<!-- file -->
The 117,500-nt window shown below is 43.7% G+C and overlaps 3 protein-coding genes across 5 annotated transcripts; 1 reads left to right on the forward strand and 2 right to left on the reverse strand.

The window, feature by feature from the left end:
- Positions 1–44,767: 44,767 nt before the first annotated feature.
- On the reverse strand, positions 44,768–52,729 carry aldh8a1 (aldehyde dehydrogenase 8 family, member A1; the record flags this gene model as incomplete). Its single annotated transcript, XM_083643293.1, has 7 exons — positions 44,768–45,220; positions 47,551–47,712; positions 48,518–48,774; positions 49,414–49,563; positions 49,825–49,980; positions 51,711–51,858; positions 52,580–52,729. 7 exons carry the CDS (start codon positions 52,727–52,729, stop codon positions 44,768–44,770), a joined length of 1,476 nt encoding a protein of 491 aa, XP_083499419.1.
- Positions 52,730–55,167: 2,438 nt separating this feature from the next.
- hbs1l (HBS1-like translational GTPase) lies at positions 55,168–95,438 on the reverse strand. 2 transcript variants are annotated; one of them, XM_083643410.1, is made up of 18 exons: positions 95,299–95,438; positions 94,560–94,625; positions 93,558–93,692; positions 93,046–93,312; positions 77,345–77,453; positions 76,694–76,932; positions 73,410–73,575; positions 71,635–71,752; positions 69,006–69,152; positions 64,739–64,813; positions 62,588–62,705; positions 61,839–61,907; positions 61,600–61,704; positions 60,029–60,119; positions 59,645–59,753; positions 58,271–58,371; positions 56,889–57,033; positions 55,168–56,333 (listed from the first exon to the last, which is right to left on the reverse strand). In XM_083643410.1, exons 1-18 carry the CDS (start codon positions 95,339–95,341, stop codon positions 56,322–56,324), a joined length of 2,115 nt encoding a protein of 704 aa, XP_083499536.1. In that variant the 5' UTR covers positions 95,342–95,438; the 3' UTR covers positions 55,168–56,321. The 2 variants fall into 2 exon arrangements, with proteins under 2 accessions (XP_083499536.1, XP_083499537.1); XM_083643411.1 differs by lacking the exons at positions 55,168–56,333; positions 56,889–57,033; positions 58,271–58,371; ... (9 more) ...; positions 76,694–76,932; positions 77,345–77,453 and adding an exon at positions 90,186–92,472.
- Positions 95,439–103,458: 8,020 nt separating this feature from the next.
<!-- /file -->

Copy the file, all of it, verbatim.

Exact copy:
The 117,500-nt window shown below is 43.7% G+C and overlaps 3 protein-coding genes across 5 annotated transcripts; 1 reads left to right on the forward strand and 2 right to left on the reverse strand.

The window, feature by feature from the left end:
- Positions 1–44,767: 44,767 nt before the first annotated feature.
- On the reverse strand, positions 44,768–52,729 carry aldh8a1 (aldehyde dehydrogenase 8 family, member A1; the record flags this gene model as incomplete). Its single annotated transcript, XM_083643293.1, has 7 exons — positions 44,768–45,220; positions 47,551–47,712; positions 48,518–48,774; positions 49,414–49,563; positions 49,825–49,980; positions 51,711–51,858; positions 52,580–52,729. 7 exons carry the CDS (start codon positions 52,727–52,729, stop codon positions 44,768–44,770), a joined length of 1,476 nt encoding a protein of 491 aa, XP_083499419.1.
- Positions 52,730–55,167: 2,438 nt separating this feature from the next.
- hbs1l (HBS1-like translational GTPase) lies at positions 55,168–95,438 on the reverse strand. 2 transcript variants are annotated; one of them, XM_083643410.1, is made up of 18 exons: positions 95,299–95,438; positions 94,560–94,625; positions 93,558–93,692; positions 93,046–93,312; positions 77,345–77,453; positions 76,694–76,932; positions 73,410–73,575; positions 71,635–71,752; positions 69,006–69,152; positions 64,739–64,813; positions 62,588–62,705; positions 61,839–61,907; positions 61,600–61,704; positions 60,029–60,119; positions 59,645–59,753; positions 58,271–58,371; positions 56,889–57,033; positions 55,168–56,333 (listed from the first exon to the last, which is right to left on the reverse strand). In XM_083643410.1, exons 1-18 carry the CDS (start codon positions 95,339–95,341, stop codon positions 56,322–56,324), a joined length of 2,115 nt encoding a protein of 704 aa, XP_083499536.1. In that variant the 5' UTR covers positions 95,342–95,438; the 3' UTR covers positions 55,168–56,321. The 2 variants fall into 2 exon arrangements, with proteins under 2 accessions (XP_083499536.1, XP_083499537.1); XM_083643411.1 differs by lacking the exons at positions 55,168–56,333; positions 56,889–57,033; positions 58,271–58,371; ... (9 more) ...; positions 76,694–76,932; positions 77,345–77,453 and adding an exon at positions 90,186–92,472.
- Positions 95,439–103,458: 8,020 nt separating this feature from the next.